LAFF 2007: Low-Rent, High Yield

Have you ever seen a movie that you really liked, but realized you couldn’t recommend it to anybody you know because they’ll probably all hate it?

I’ve been pegged as a contrarian before, but a lot of the time I’m genuinely surprised when people can’t see the merits of a film that I really dig. However, in the case of BUILD A SHIP, SAIL TO SADNESS, I totally get why many will hate it, and why so many walked out during the festival screening.

Picture Borat crossed with The Brown Bunny, minus any nudity. Got that? Now imagine the worst visual quality imaginable — the movie was actually shot on Hi-8 and transferred to 16mm, but it looks like it was shot on VHS and left unplayed in a closet for ten years. This is deliberate, but ugly as hell, and a major gamble with jaded audiences.


Didn’t help matters that this was screened in the Italian Cultural Center, which has one of the most poorly designed screening rooms ever. With very little slope on the floor, the screen is hung high on the wall, so most viewers will have to look upward, even if they’re not in the front row. Sitting in the back gives one a decent perspective, and legroom, but it also puts you smack-dab in visual range of the back door, which opens for latecomers and floods the room with light. Then when they walk out during the movie, it does so again. Latecomers should be dealt with harshly. Especially those who dawdle in the aisles, blocking everyone’s view and way.

Magnus Aronson, apparently a Scandinavian musician in real life, is Vincent, a young man traveling through small mountain towns in Scotland trying to sell the locals on the idea of a mobile disco, which he thinks will be a cure for loneliness — “I’m a bit like a doctor, coming to heal people…I’m not a saint, I’m just like a repairman.” The locals are real, and in their tight-knit community don’t feel lonely at all, so they don’t get it at all (one might suspect they were duped a la Borat, but in fact, all knew what was up — they just didn’t know what Magnus was going to say or do).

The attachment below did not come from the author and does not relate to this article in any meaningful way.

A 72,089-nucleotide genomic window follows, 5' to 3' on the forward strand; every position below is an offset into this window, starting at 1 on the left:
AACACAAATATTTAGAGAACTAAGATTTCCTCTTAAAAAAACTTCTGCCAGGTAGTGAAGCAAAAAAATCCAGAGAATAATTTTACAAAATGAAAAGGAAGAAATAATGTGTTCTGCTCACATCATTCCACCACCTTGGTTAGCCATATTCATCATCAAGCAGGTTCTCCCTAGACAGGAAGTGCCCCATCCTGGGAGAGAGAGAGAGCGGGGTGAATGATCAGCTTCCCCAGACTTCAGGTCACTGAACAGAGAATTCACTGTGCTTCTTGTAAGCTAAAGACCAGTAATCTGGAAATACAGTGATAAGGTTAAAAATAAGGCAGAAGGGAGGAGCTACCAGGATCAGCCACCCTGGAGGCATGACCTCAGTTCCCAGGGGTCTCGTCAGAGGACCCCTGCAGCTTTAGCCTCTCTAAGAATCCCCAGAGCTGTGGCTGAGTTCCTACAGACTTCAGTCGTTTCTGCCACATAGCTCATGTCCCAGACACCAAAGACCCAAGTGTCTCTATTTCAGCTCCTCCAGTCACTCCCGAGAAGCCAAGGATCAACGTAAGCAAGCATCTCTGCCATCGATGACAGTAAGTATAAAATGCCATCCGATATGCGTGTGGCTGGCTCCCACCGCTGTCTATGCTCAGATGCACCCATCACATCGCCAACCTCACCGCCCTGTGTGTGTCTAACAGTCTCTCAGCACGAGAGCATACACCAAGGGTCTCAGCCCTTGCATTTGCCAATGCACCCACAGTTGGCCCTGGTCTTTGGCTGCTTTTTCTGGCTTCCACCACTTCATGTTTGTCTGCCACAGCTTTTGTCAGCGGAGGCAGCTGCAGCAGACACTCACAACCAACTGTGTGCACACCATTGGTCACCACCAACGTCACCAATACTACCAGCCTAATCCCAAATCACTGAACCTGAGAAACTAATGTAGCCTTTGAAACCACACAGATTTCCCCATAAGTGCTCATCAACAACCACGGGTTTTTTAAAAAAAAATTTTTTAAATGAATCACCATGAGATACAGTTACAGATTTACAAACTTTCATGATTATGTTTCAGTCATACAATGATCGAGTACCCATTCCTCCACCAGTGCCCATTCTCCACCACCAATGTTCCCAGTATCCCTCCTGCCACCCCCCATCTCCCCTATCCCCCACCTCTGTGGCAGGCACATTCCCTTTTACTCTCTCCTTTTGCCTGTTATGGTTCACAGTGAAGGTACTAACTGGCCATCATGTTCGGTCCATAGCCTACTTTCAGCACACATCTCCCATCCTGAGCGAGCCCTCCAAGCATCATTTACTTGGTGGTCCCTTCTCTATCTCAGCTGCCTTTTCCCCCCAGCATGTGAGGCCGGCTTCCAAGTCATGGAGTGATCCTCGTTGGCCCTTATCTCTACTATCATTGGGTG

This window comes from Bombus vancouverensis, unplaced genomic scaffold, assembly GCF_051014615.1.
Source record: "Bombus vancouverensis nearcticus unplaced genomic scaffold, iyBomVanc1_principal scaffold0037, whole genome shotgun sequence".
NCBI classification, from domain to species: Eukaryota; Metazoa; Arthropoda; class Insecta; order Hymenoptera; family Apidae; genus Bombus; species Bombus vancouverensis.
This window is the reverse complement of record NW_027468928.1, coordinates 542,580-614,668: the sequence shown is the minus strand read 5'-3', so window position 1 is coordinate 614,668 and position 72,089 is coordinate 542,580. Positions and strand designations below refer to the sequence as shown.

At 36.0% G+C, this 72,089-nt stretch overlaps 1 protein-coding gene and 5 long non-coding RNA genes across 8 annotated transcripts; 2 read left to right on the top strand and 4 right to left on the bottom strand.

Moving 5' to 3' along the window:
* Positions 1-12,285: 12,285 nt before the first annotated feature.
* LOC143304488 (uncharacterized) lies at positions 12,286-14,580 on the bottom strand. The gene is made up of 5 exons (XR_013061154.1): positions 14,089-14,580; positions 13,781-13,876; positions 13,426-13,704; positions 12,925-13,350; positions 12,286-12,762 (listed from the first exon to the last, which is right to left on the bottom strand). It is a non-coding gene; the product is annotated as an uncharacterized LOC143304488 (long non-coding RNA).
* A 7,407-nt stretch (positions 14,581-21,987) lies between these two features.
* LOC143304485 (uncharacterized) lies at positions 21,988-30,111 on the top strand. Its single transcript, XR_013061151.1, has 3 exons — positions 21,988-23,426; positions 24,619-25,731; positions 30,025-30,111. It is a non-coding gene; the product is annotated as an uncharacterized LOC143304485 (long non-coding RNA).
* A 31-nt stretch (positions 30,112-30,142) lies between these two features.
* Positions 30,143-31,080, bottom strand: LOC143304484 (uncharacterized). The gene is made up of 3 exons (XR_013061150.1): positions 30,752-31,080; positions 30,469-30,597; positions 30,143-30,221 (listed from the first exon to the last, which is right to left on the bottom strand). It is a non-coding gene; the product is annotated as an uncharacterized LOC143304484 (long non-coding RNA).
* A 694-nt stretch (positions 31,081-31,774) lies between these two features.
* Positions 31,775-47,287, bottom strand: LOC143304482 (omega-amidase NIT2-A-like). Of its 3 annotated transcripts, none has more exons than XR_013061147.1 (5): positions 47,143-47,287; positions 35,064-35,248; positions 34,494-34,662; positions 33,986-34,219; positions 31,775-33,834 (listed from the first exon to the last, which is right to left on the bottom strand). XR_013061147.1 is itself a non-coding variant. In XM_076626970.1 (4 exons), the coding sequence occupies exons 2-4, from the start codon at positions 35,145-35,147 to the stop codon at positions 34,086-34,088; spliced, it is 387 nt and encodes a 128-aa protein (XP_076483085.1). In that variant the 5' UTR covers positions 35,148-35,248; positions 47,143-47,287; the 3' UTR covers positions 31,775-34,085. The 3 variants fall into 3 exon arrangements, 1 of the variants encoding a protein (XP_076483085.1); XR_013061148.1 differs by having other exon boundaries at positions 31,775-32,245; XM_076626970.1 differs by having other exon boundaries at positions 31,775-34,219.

In between interactions with locals, we get long shots of Vincent on the moped, periodically stopping and passing out on the side of the road, or huffing gas from his own tank, and saying things like, “You know what, mother nature, I have a few complaints. First of all, you’re too dirty, and secondly, you’re too cold.” Vincent also treats us to some of his absurdly pathos-laden songs, which were apparently the original inspiration for the movie. Writer-director Laurin Federlein claims he originally intended to make a tragic, moving piece about finding beauty in the pathetic, but Magnus took it in a whole other direction.

Despite the apparent ugliness and sloppiness of the piece, there’s a real gem of inspiration at the core, and the character of Vincent is wonderful. I sort of have a feeling that if one could talk in “objective” terms about art, this movie might be a bad one by the standard criteria. So proceed with caution, but if you like really deadpan character humor, and can laugh at endless absurd repetitions, give it a go.

At 68 minutes, the movie’s about the right length. Lord only knows if it’ll ever find an audience, but Ti West later told me it was his favorite film at the fest so far.

I'm seeing Transformers tonight. Consider me an optimist, primed.

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